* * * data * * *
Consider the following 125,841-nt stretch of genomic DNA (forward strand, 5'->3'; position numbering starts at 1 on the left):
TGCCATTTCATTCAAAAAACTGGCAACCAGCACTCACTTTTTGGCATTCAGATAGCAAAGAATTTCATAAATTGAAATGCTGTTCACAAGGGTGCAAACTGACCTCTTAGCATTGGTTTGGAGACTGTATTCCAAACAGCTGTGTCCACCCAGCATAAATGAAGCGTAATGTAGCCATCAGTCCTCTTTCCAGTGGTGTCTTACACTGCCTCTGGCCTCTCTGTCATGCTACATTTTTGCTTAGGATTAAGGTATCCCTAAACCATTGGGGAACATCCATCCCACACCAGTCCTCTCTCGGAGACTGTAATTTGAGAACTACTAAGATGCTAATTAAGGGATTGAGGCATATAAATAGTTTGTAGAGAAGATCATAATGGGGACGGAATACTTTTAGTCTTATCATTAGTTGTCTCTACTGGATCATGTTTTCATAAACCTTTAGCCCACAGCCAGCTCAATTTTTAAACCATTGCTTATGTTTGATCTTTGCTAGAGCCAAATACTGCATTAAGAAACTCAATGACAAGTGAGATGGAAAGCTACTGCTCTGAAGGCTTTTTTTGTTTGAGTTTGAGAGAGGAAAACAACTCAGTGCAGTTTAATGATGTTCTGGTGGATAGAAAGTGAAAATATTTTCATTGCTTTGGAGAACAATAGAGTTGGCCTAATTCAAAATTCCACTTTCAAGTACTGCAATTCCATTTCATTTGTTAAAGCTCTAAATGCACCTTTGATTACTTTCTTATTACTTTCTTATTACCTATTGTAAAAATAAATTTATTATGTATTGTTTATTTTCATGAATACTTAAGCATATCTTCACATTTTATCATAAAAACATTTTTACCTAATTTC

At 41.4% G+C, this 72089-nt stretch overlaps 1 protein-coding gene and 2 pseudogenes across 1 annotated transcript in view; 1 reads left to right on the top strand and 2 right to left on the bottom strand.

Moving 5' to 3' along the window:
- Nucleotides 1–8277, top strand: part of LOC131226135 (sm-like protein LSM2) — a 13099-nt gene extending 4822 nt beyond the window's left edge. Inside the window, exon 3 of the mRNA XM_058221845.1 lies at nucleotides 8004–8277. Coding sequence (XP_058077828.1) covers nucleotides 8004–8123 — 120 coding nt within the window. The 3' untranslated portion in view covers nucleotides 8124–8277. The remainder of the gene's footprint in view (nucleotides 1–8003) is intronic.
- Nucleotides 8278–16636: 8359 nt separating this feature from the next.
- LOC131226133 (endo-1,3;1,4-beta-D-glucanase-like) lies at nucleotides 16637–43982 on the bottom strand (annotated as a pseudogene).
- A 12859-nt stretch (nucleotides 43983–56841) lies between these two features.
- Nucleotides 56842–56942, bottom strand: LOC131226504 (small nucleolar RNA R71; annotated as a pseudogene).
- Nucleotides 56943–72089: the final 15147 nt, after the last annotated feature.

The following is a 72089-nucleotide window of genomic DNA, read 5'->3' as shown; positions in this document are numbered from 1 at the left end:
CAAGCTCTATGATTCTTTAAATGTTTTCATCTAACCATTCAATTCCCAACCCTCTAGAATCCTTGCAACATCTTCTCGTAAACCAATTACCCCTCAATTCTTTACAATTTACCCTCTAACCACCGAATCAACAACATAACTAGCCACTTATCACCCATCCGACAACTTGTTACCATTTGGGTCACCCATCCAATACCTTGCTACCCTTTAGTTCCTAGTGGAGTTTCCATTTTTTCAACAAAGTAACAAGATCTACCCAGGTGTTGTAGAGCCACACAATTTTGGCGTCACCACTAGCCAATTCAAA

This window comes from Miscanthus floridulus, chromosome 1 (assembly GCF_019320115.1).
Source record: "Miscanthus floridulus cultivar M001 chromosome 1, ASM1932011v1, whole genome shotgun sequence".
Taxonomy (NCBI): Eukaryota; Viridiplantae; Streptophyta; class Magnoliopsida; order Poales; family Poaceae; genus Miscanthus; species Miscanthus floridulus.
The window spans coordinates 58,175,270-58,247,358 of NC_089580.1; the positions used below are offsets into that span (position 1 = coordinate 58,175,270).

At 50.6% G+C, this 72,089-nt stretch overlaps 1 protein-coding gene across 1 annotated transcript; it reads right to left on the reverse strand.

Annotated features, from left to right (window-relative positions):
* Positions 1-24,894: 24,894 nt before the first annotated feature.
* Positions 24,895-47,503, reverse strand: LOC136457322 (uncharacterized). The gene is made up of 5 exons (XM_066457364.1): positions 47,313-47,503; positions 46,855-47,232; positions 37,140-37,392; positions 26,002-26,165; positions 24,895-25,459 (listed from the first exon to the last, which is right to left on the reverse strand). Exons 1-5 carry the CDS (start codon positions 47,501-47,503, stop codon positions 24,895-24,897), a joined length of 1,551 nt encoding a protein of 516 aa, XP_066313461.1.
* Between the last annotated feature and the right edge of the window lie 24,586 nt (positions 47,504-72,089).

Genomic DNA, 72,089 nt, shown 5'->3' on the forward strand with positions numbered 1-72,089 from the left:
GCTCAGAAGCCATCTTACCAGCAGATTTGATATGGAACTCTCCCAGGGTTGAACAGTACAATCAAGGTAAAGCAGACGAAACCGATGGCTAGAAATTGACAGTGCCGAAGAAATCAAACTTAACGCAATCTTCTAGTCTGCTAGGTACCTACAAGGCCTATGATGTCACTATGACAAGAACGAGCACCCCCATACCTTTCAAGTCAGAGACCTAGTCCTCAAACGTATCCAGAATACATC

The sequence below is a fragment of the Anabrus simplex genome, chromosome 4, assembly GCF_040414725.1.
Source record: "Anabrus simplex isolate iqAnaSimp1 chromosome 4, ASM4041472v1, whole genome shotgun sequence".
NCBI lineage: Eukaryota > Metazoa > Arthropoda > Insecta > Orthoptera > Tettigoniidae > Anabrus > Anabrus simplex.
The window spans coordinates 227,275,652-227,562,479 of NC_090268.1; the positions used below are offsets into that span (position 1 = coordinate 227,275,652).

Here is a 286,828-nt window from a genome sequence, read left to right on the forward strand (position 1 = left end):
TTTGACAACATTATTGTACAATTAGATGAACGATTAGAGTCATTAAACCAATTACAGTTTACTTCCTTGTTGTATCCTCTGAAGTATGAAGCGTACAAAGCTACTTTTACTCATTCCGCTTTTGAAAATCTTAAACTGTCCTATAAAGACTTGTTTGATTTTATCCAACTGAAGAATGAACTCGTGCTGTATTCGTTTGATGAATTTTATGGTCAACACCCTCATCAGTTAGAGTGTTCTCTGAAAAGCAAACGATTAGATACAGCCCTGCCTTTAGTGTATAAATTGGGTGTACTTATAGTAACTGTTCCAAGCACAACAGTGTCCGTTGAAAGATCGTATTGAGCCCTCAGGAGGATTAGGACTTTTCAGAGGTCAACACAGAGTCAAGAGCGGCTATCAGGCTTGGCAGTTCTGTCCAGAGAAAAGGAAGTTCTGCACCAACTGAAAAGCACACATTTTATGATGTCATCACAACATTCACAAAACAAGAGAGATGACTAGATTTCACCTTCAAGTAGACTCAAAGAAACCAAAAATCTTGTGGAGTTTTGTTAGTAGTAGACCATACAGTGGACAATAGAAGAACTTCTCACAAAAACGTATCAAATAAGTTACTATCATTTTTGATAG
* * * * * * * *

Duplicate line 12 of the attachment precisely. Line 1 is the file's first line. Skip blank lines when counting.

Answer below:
CAAGCTCTATGATTCTTTAAATGTTTTCATCTAACCATTCAATTCCCAACCCTCTAGAATCCTTGCAACATCTTCTCGTAAACCAATTACCCCTCAATTCTTTACAATTTACCCTCTAACCACCGAATCAACAACATAACTAGCCACTTATCACCCATCCGACAACTTGTTACCATTTGGGTCACCCATCCAATACCTTGCTACCCTTTAGTTCCTAGTGGAGTTTCCATTTTTTCAACAAAGTAACAAGATCTACCCAGGTGTTGTAGAGCCACACAATTTTGGCGTCACCACTAGCCAATTCAAA